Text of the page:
Future radiologists, like all the other fields in medicine, are required to have a bachelor’s degree in order to be accepted into a medical school; this degree is sometimes called a pre-med or pre-medical degree, which are bachelors of science degrees that aim to meet the requirements of their intended majors. This degree is required to prepare students for a medical education, through the provision of a foundation in science and advanced mathematics.

Radiologists have to complete medical school that lasts a total of four years. This four year program usually offers most of the classroom instruction in the first two years, with clinical rotation being undertaken in the final two years. These clinical rotations generally last a maximum of eight hour shifts and are designed to facilitate hands-on training in the medical discipline.

After medical school, a prospective radiologist will need to complete four years of residency training in radiology. During this period the prospective radiologist will receive a salary while getting practice in the field. If there is a decision to sub-specialise in Radiology, an additional two-year fellowship program will need to be completed.

A Pediatric Radiologist would need a degree before attending medical school, followed by four years training in diagnostic radiology. This Radiologist would then need to complete one or more additional years of training in the diagnosis of children using imaging technology. Therefore, a Pediatric Radiologist would have acquired four certifications; one for a degree in science, one after completing medical school, one from the board of radiology and another in the pediatric sub-speciality.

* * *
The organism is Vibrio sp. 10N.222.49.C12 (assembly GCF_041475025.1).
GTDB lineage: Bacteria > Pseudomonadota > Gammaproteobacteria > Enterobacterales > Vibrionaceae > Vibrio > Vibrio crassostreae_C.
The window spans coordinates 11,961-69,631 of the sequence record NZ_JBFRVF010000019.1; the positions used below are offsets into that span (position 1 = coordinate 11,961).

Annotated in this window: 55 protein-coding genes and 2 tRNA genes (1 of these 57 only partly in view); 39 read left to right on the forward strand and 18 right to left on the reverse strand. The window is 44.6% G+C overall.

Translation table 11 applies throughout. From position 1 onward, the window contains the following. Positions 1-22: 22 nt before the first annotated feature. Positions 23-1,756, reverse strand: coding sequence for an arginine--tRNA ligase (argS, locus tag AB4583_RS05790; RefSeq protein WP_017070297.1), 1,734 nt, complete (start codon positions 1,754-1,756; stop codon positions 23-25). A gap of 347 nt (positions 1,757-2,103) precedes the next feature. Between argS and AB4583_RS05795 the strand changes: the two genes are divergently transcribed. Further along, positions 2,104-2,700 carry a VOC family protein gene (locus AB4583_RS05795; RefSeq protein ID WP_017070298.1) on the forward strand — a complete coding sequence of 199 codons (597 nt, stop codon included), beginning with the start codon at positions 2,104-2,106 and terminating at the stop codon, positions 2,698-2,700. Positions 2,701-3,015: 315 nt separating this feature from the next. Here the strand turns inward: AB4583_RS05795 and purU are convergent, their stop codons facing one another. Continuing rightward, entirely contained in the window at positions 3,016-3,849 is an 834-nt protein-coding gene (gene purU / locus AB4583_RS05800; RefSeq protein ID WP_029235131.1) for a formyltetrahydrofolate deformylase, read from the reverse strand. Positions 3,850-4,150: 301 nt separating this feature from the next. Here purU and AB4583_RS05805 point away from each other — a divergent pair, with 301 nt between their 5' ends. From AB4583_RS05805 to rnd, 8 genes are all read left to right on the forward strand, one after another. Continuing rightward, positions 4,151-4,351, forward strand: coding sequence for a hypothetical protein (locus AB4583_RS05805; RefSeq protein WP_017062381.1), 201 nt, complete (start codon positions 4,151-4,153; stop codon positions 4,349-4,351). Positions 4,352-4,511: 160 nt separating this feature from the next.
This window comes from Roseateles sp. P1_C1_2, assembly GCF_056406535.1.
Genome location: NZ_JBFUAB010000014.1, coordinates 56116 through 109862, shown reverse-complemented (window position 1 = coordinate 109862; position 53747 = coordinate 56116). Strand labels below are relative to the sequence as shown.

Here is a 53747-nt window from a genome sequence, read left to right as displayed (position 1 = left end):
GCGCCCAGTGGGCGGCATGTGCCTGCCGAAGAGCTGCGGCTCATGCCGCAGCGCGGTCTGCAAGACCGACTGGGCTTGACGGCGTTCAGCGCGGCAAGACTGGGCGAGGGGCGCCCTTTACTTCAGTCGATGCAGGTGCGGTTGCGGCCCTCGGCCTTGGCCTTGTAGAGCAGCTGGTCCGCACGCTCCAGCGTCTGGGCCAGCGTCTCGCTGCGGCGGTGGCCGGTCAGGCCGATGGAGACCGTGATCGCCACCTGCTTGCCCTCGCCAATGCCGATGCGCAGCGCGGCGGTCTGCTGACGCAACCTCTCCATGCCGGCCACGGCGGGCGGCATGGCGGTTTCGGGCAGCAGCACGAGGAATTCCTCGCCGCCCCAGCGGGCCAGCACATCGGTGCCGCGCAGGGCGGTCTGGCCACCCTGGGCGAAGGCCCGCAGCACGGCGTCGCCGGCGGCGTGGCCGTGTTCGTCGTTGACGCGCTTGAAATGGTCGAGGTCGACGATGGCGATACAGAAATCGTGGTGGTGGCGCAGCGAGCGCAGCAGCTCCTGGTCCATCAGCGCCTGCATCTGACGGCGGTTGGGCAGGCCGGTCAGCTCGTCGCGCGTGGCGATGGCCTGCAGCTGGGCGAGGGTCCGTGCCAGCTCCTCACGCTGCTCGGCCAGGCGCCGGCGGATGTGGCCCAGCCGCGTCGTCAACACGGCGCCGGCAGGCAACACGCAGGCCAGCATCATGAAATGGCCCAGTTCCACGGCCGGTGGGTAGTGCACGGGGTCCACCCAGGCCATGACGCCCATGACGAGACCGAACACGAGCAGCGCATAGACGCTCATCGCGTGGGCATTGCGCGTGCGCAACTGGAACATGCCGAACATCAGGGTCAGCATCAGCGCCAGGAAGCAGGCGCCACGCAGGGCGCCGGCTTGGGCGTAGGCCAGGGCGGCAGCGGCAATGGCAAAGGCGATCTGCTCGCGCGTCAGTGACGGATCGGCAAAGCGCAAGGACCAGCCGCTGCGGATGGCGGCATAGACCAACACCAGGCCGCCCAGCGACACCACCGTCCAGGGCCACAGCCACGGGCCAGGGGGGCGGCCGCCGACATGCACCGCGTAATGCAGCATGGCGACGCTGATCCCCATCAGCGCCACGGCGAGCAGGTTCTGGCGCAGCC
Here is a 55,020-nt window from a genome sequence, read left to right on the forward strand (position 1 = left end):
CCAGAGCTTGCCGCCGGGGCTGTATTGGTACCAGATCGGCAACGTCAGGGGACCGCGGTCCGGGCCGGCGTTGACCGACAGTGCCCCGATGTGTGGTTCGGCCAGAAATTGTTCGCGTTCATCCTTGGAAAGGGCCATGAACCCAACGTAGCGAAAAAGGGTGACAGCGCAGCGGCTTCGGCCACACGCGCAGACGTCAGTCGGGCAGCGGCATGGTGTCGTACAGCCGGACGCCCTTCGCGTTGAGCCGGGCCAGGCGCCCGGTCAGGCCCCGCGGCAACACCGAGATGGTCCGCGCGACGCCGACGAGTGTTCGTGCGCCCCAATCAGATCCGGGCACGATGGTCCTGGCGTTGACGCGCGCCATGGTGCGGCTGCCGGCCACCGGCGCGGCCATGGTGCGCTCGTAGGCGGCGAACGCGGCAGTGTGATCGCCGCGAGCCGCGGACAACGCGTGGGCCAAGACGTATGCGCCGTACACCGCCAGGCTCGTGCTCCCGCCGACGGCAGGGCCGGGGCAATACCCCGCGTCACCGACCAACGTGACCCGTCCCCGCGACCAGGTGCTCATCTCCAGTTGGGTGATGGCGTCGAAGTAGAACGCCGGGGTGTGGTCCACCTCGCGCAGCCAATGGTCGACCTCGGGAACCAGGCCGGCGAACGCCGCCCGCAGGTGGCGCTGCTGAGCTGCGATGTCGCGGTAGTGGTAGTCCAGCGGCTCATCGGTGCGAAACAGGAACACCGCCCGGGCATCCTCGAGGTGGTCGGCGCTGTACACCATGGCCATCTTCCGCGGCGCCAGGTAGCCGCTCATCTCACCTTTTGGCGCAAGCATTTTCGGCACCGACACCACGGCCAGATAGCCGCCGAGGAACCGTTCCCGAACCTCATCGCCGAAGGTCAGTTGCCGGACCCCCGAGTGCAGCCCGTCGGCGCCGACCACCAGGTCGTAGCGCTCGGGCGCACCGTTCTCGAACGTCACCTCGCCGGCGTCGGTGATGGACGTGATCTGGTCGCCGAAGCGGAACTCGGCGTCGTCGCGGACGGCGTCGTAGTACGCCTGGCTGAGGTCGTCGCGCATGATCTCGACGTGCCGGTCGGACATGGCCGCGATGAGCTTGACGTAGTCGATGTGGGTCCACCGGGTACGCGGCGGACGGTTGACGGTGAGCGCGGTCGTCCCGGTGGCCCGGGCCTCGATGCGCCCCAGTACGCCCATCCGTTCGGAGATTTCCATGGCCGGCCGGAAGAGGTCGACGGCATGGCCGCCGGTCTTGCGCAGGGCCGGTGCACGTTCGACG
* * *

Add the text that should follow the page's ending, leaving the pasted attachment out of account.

A radiologist is one of the highest paid professionals, which according to the 2012 Medscape Physician Compensation: takes home an approximate annual salary of $315,000.00 USD as of 2011, and an annual salary of $349,000.00 USD as of 2012.

Radiologists tend to earn more money as they gain more experience in the field, however this is not the only factor that that determines the size of a radiologists pay check; the location of the radiologist along with whether or not the radiologist has a sub-speciality determines how much money they take home.

Radiologist are placed at number 74 on the CNN money pay scale list of top 100 great careers; with a median earnings of $300,000 USD and a top earnings of $446,000.00 USD. Profits.com depicts that an average radiologists makes a median salary of between $330,000.00 and $335, 00.00 USD during the start of their medical career, and between $444,850.00 and $469,800.00 USD after they have spent some time in the profession.

Diagnostic and Interventional Radiology